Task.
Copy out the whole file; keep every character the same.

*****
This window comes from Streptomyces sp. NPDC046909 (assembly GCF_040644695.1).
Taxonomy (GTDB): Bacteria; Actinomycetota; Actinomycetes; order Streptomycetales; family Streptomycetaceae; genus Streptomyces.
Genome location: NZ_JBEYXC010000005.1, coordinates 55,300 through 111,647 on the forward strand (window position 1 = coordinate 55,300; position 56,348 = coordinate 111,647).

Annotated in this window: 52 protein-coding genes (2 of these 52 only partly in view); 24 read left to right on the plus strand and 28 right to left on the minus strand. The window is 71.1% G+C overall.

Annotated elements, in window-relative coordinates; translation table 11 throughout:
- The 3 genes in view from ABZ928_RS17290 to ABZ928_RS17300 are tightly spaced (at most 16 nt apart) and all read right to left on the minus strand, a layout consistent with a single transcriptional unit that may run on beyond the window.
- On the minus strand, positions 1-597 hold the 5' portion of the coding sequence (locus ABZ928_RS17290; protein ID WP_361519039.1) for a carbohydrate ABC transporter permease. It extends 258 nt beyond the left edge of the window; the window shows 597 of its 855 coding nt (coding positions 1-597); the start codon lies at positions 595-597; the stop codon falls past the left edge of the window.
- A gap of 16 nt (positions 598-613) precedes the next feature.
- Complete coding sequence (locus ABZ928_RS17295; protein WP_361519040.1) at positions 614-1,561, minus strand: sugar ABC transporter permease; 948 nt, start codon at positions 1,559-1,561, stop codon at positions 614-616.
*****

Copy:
This window comes from Streptomyces sp. NPDC046909 (assembly GCF_040644695.1).
Taxonomy (GTDB): Bacteria; Actinomycetota; Actinomycetes; order Streptomycetales; family Streptomycetaceae; genus Streptomyces.
Genome location: NZ_JBEYXC010000005.1, coordinates 55,300 through 111,647 on the forward strand (window position 1 = coordinate 55,300; position 56,348 = coordinate 111,647).

Annotated in this window: 52 protein-coding genes (2 of these 52 only partly in view); 24 read left to right on the plus strand and 28 right to left on the minus strand. The window is 71.1% G+C overall.

Annotated elements, in window-relative coordinates; translation table 11 throughout:
- The 3 genes in view from ABZ928_RS17290 to ABZ928_RS17300 are tightly spaced (at most 16 nt apart) and all read right to left on the minus strand, a layout consistent with a single transcriptional unit that may run on beyond the window.
- On the minus strand, positions 1-597 hold the 5' portion of the coding sequence (locus ABZ928_RS17290; protein ID WP_361519039.1) for a carbohydrate ABC transporter permease. It extends 258 nt beyond the left edge of the window; the window shows 597 of its 855 coding nt (coding positions 1-597); the start codon lies at positions 595-597; the stop codon falls past the left edge of the window.
- A gap of 16 nt (positions 598-613) precedes the next feature.
- Complete coding sequence (locus ABZ928_RS17295; protein WP_361519040.1) at positions 614-1,561, minus strand: sugar ABC transporter permease; 948 nt, start codon at positions 1,559-1,561, stop codon at positions 614-616.